The topic of digital accessibility has been a prominent theme in the digital marketing world thanks to recent lawsuits and guidelines. All of us at Pink Dog Digital wanted to take this opportunity to show how truly important it is for web content to be universally accessible.
If a website is digitally accessible, it means the website can be easily understood and navigated by all individuals, including those with disabilities or impairments. For individuals with visual, auditory, motor, and cognitive disabilities, it can be extremely difficult to use websites designed for the general public.
As more facets of the world turn digital, it is important for web designers to prioritize accessibility. Just as ramps provide an alternative access route to those who may use wheelchairs, digital accessibility allows all users to successfully access and utilize the Internet.
As you add images to your website, most content management systems prompt you to add alternative text. The main purpose of alternative text is to act as a replacement for when images fail to load correctly on a website. But the text can also serve to assist individuals with visual impairments who can not easily perceive color contrasts or identify images.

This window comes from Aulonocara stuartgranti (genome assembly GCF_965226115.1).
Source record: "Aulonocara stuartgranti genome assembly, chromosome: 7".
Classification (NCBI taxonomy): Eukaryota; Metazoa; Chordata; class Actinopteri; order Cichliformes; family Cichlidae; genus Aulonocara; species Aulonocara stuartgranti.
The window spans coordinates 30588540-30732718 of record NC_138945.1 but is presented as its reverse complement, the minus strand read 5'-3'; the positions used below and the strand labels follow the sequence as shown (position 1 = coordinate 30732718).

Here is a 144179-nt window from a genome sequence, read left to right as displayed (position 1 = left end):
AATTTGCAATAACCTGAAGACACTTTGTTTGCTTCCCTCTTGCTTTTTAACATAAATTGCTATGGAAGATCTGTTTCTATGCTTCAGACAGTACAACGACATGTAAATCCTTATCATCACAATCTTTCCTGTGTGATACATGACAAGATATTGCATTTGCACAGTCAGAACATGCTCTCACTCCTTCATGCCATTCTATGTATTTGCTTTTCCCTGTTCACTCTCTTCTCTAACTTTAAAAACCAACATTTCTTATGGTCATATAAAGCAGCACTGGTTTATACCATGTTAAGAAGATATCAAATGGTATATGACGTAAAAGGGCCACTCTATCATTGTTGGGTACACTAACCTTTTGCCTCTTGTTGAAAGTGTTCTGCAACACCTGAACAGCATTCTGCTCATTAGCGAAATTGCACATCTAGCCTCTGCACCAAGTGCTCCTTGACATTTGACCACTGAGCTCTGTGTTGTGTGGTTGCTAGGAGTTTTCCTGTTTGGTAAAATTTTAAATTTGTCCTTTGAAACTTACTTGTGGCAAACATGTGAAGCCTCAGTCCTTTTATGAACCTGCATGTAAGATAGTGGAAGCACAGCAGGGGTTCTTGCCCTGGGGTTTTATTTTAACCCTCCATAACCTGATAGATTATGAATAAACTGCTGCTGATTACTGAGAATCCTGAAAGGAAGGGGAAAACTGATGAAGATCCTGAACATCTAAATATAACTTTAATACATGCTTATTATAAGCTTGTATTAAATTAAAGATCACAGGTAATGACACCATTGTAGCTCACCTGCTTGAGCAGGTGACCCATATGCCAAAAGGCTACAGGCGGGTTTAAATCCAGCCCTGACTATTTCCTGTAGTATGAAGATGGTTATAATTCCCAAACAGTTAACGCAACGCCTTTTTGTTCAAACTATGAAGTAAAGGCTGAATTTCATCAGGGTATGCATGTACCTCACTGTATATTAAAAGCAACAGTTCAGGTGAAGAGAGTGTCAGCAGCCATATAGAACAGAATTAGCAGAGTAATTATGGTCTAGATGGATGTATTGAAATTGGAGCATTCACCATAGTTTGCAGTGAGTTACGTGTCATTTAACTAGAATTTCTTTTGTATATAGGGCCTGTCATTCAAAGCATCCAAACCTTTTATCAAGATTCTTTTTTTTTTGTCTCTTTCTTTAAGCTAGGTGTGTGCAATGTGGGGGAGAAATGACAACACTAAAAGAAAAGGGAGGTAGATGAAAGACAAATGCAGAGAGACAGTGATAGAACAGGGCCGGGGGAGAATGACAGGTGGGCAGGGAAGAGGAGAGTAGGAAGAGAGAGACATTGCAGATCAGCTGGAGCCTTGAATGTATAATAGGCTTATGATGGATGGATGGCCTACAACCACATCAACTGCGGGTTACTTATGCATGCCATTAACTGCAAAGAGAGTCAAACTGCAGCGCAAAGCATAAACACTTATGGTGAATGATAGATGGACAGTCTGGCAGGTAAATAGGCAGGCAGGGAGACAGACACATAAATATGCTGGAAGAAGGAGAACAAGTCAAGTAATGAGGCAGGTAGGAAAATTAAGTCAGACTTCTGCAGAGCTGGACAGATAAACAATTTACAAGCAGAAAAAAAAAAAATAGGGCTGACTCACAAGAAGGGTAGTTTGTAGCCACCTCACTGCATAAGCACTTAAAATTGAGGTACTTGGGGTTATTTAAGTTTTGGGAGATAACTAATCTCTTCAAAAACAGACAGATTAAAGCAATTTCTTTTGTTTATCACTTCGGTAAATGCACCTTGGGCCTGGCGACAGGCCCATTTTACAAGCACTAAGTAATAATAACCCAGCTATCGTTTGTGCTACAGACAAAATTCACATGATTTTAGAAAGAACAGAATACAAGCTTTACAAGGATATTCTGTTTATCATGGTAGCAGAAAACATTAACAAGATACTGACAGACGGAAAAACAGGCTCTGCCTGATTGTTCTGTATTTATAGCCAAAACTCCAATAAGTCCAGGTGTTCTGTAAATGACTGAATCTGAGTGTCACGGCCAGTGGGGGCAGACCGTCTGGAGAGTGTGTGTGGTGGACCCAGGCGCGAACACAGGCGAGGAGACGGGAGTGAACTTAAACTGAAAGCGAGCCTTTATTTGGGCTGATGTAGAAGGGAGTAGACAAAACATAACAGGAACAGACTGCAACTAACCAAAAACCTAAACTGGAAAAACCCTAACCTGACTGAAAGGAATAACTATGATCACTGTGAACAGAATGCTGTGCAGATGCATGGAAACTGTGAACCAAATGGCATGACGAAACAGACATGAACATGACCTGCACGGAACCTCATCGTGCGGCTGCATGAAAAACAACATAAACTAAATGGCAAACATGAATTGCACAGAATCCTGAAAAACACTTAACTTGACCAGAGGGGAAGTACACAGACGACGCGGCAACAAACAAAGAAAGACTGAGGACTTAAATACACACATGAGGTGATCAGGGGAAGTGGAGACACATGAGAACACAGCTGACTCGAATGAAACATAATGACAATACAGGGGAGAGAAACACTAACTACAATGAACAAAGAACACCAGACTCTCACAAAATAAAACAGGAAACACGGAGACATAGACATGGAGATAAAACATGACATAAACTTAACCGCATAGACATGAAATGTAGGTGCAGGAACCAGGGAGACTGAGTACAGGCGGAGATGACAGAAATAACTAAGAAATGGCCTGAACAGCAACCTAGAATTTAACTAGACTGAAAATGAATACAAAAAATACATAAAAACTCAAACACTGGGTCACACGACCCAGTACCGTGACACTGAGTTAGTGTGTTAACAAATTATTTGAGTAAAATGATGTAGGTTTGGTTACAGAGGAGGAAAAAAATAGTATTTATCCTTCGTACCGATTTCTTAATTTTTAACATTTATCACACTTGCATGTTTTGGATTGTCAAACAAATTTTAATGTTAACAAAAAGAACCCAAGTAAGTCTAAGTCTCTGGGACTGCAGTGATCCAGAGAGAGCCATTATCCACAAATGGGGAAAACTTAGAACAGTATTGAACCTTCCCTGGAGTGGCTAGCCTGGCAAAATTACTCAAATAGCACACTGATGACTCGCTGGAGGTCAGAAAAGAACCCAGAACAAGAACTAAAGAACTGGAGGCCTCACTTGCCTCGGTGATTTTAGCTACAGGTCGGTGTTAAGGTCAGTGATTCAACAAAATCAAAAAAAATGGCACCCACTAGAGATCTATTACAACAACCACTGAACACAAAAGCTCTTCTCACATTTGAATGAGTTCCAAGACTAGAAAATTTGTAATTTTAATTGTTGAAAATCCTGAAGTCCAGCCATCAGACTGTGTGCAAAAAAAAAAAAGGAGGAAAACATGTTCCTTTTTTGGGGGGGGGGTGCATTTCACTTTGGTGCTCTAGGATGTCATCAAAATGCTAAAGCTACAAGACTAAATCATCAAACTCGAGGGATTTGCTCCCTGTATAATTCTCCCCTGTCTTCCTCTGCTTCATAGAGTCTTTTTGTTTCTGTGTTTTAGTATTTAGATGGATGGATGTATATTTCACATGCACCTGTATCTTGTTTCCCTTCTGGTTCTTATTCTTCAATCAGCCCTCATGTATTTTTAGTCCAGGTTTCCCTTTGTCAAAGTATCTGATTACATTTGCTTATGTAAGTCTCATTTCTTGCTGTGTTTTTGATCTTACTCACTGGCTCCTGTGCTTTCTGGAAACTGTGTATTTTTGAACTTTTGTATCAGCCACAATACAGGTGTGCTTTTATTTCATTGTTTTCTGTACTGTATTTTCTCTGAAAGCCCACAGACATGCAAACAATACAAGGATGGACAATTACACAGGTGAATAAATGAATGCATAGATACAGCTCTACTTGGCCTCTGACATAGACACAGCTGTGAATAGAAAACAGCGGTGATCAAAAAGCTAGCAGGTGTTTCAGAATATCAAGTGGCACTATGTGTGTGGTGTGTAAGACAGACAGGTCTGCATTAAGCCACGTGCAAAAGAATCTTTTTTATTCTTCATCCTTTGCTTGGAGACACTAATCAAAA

Web designers can use the alternative text box as a platform to describe the image in depth to users. This description will give visually impaired users the context to understand the image without necessarily having to view the image.
There is nothing worse than clicking on a website and being subjected to automatic music or media. Not only is this unexpected content annoying, but it can also be disorientating and frustrating for many users.
Rather than enjoying your website and focusing on important content, users are now tasked with figuring out how to pause the automated media. For users suffering from physical impairments or disabilities, responding quickly might serve to be a challenge.
If your website includes automated media such as slideshows, which often include important information about the company or certain products, the slides might change too suddenly for users with cognitive impairments.
To avoid this information barrier, websites should never include automated media – all media should be designed to remain static until prompted by the user.
For the most part, web designers and videographers around the world have made a collective effort to be more inclusive of those with hearing impairments. This means putting subtitles over videos or gifs or at least providing subtitles as an option.
For many individuals with hearing impairments, videos can present real accessibility barriers because of their reduced ability to hear or audio processing delays. Subtitles allow users to not only view your moving web content but understand it fully.
If you would like more information about digital accessibility, need help designing a digitally accessibility website, or other digital marketing services please contact Pink Dog Digital at (410) 696-3305, email us at firstname.lastname@example.org, or visit us on the web at www.pinkdogdigital.com.